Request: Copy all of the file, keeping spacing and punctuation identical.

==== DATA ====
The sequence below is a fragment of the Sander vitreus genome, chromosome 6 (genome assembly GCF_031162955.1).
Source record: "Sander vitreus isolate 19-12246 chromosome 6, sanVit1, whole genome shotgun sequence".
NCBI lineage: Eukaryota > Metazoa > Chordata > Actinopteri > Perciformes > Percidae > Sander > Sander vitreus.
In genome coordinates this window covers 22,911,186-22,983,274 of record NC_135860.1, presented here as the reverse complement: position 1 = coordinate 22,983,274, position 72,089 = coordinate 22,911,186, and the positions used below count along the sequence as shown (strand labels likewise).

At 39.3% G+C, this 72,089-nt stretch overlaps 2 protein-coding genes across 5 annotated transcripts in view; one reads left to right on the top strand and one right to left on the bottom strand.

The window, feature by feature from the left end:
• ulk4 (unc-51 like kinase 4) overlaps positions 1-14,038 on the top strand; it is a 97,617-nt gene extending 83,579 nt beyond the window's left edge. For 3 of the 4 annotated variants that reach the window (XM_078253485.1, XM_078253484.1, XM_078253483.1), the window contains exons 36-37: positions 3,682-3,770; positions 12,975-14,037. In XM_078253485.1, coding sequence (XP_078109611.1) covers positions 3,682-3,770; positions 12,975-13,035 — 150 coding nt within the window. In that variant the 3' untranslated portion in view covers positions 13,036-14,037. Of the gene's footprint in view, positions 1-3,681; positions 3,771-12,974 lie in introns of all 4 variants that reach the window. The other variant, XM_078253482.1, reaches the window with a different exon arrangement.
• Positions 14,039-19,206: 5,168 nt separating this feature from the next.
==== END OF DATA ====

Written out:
The sequence below is a fragment of the Sander vitreus genome, chromosome 6 (genome assembly GCF_031162955.1).
Source record: "Sander vitreus isolate 19-12246 chromosome 6, sanVit1, whole genome shotgun sequence".
NCBI lineage: Eukaryota > Metazoa > Chordata > Actinopteri > Perciformes > Percidae > Sander > Sander vitreus.
In genome coordinates this window covers 22,911,186-22,983,274 of record NC_135860.1, presented here as the reverse complement: position 1 = coordinate 22,983,274, position 72,089 = coordinate 22,911,186, and the positions used below count along the sequence as shown (strand labels likewise).

At 39.3% G+C, this 72,089-nt stretch overlaps 2 protein-coding genes across 5 annotated transcripts in view; one reads left to right on the top strand and one right to left on the bottom strand.

The window, feature by feature from the left end:
• ulk4 (unc-51 like kinase 4) overlaps positions 1-14,038 on the top strand; it is a 97,617-nt gene extending 83,579 nt beyond the window's left edge. For 3 of the 4 annotated variants that reach the window (XM_078253485.1, XM_078253484.1, XM_078253483.1), the window contains exons 36-37: positions 3,682-3,770; positions 12,975-14,037. In XM_078253485.1, coding sequence (XP_078109611.1) covers positions 3,682-3,770; positions 12,975-13,035 — 150 coding nt within the window. In that variant the 3' untranslated portion in view covers positions 13,036-14,037. Of the gene's footprint in view, positions 1-3,681; positions 3,771-12,974 lie in introns of all 4 variants that reach the window. The other variant, XM_078253482.1, reaches the window with a different exon arrangement.
• Positions 14,039-19,206: 5,168 nt separating this feature from the next.